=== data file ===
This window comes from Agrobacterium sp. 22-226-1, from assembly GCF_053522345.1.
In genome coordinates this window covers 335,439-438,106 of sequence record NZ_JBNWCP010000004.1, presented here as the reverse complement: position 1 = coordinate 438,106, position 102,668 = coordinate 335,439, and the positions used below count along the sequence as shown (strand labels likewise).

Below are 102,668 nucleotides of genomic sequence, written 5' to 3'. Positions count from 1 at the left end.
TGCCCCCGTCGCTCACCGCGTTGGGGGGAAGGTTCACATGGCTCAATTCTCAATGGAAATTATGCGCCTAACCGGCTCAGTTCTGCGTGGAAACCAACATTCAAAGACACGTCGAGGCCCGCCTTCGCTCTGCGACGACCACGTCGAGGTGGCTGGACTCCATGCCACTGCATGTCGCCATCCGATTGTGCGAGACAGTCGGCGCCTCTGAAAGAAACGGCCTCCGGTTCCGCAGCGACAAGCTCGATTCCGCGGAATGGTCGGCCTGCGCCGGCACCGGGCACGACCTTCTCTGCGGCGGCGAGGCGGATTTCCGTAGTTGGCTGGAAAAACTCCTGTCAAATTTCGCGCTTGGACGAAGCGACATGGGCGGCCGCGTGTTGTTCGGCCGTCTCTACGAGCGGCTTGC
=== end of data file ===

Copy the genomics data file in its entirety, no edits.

This window comes from Agrobacterium sp. 22-226-1, from assembly GCF_053522345.1.
In genome coordinates this window covers 335,439-438,106 of sequence record NZ_JBNWCP010000004.1, presented here as the reverse complement: position 1 = coordinate 438,106, position 102,668 = coordinate 335,439, and the positions used below count along the sequence as shown (strand labels likewise).

Below are 102,668 nucleotides of genomic sequence, written 5' to 3'. Positions count from 1 at the left end.
TGCCCCCGTCGCTCACCGCGTTGGGGGGAAGGTTCACATGGCTCAATTCTCAATGGAAATTATGCGCCTAACCGGCTCAGTTCTGCGTGGAAACCAACATTCAAAGACACGTCGAGGCCCGCCTTCGCTCTGCGACGACCACGTCGAGGTGGCTGGACTCCATGCCACTGCATGTCGCCATCCGATTGTGCGAGACAGTCGGCGCCTCTGAAAGAAACGGCCTCCGGTTCCGCAGCGACAAGCTCGATTCCGCGGAATGGTCGGCCTGCGCCGGCACCGGGCACGACCTTCTCTGCGGCGGCGAGGCGGATTTCCGTAGTTGGCTGGAAAAACTCCTGTCAAATTTCGCGCTTGGACGAAGCGACATGGGCGGCCGCGTGTTGTTCGGCCGTCTCTACGAGCGGCTTGC